Ask any Seattle native if they’ve noticed these things, and I guarantee you the answer will be yes.
I still remember the days when the Seattle skyline only had the Space Needle towering above it. Now it’s barely visible from anywhere. The explosion of tech companies here led to mass construction of downtown high-rises and skyscrapers. People moved in from all over the world to get a piece of the pie, and Seattle suffered for it. Now it barely resembles what I remember it to be.
Corporate growth has expanded to the neighboring cities as well: obviously, Bellevue expands as Microsoft and other tech mega-corps grow. Renton, Lynnwood, Kirkland, Everett, and even Kent feel the effects of this bloat.
With this explosive growth comes rising costs of living, and consequently, the ejection of citizens who live on normal wages. Those with enough margin are pushed out of the city into the suburbs. The less fortunate ones end up on the streets. The old Seattle — the lively, calm, clean one — is no more.
Instead what we have is a massive change in culture. The Seattle freeze is dying out, there’s litter in the streets like never before, and drivers are more aggressive than they used to be. But more importantly, Seattle looks less White and more Asian.
And I’m really conflicted on that point. For one, I’m excited that I get to see more people who look, sound, and smell like me. But on the other, I’m saddened and frustrated by the fact that these new residents won’t have to learn to navigate living as a super minority. It’s selfish, I know. It’s messed up, I know. But it’s something I lived through, and something that can’t be removed from my memories.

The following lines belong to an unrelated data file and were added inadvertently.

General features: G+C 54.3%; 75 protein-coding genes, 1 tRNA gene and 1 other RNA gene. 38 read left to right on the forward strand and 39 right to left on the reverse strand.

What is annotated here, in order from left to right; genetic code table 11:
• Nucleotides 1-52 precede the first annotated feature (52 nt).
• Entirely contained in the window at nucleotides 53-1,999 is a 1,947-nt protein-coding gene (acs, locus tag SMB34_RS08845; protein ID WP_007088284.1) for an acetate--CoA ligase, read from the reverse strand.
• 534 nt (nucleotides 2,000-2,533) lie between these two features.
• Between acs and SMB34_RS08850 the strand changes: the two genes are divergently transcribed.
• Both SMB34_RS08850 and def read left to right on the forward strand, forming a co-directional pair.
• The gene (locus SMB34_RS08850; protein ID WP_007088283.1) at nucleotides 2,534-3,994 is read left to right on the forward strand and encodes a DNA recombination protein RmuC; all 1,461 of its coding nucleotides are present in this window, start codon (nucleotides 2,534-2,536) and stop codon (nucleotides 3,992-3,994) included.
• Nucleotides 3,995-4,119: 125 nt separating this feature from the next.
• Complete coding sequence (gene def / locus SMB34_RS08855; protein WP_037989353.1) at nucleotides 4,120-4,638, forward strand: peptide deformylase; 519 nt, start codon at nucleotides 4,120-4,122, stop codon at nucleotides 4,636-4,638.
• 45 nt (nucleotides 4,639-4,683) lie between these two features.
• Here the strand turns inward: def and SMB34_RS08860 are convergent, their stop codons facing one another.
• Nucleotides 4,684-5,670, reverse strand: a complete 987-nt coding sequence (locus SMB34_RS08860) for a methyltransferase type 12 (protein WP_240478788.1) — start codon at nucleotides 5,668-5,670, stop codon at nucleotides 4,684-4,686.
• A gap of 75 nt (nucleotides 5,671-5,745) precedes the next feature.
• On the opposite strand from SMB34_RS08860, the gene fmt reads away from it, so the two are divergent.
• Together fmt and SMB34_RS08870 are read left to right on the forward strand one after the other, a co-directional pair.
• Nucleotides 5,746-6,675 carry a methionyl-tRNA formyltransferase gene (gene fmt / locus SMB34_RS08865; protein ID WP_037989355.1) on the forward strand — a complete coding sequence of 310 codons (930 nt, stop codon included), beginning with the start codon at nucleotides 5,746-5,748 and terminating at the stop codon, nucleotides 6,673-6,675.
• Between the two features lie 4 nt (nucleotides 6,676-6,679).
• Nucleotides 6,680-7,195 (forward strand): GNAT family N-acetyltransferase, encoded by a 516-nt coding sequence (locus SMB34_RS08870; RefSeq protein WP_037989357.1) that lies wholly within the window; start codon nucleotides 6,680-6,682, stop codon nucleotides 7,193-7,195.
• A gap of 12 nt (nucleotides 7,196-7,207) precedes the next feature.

Anyway, there have been two images I like to use to metaphorize (yes, it’s a word, I just checked) the growth of Seattle. They’re quite morbid, so be warned.
One is that of the pregnant woman, complete with stretch marks, whose baby has grown so big and so quickly that the mother has died. The baby continues to grow, however, consuming the flesh of the body surrounding it, and with no sign of release.
The second is similar, except it’s a cadaver with all its holes plugged up and nowhere for the inside gas to go. It’s ready to burst at any second, but there’s no telling when.
My last thought on this is that I’ve personally met a ridiculous number of people who have moved here in the past two years. It might sound like I’m blaming you for these changes. I’m not. I’m not blaming anyone, really. I’m not blaming capitalism, either. Rather, I see this as a stepping stone in the imminent and inevitable end of society as we know it.
On that note, have a good day/night/whatever! Tune in next month when I discuss my thoughts on why that is. I’ve been promising it for a while. I should probably get it out there before it actually happens.